HONOLULU (HawaiiNewsNow) - The Hawaii Afterschool Alliance will join the Afterschool Alliance in this year's Lights On Afterschool, a nationwide series of events celebrating and supporting afterschool programs, on October 19. Lights On Afterschool is the only nationwide rally for afterschool programs. More than 8,000 events are expected to take place this year across the country and at U.S. military bases worldwide.
The Hawaii Afterschool Alliance's Lights On Afterschool event will be at the Hawaii State Capitol Rotunda from 2:45 pm to 5 pm. The afterschool children from 21st Century Community Learning Centers, After-School All-Stars, Boys and Girls Club in Hawaii, Kama?aina Kids, Moiliili Community Center, Parent and Children Together, PALS, R.E.A.C.H. and YMCA will showcase their talents for art, dance and music, they provide testimonies, will decorate the Capitol and will demonstrate their appreciation for afterschool programs by sign-waving on Beretania Street. Parents, students, teachers, principals, community members are invited to attend.
The Hawaii Afterschool Alliance is working to inspire, empower and connect individuals and organizations to create a statewide system of afterschool and out-of-school-time programs that support learning. Paula Adams, Executive Director of the Hawaii Afterschool Alliance, is an Afterschool Ambassador for the State of Hawaii, selected by the Afterschool Alliance to promote the benefits of afterschool programs and speak out about the need to make more programs available to the children and families that need them.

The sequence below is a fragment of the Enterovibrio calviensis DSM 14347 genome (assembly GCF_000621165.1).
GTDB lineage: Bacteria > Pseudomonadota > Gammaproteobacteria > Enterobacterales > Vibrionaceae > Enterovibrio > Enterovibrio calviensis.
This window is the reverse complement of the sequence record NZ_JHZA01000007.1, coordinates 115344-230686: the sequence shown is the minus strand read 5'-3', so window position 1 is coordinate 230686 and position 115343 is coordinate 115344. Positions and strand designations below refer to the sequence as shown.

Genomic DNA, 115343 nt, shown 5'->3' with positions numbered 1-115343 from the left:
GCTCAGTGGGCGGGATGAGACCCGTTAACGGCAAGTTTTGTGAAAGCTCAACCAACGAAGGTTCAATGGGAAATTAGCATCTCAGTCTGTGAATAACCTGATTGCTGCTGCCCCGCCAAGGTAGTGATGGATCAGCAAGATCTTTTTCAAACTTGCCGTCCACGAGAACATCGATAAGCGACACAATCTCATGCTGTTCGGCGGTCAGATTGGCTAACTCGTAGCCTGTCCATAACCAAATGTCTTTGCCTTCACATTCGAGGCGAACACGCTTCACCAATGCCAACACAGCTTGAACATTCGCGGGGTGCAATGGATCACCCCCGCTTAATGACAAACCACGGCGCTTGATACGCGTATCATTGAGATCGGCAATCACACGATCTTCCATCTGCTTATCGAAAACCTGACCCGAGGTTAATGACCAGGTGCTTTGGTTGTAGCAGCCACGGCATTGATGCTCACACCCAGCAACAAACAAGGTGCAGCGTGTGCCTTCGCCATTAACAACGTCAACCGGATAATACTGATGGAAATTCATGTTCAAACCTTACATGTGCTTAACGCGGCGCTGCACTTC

The 2014 "America After 3PM" household survey of more than 30,000 families, commissioned by the Afterschool Alliance, found that participation in afterschool programs has increased to 10.2 million students nationwide, up from 6.5 million in 2004. But the unmet demand for afterschool programs has increased as well. Today, for every child in an afterschool program, there are two more whose parents say they would participate, if a program were available. One in five students in the United States today is unsupervised after the school day ends.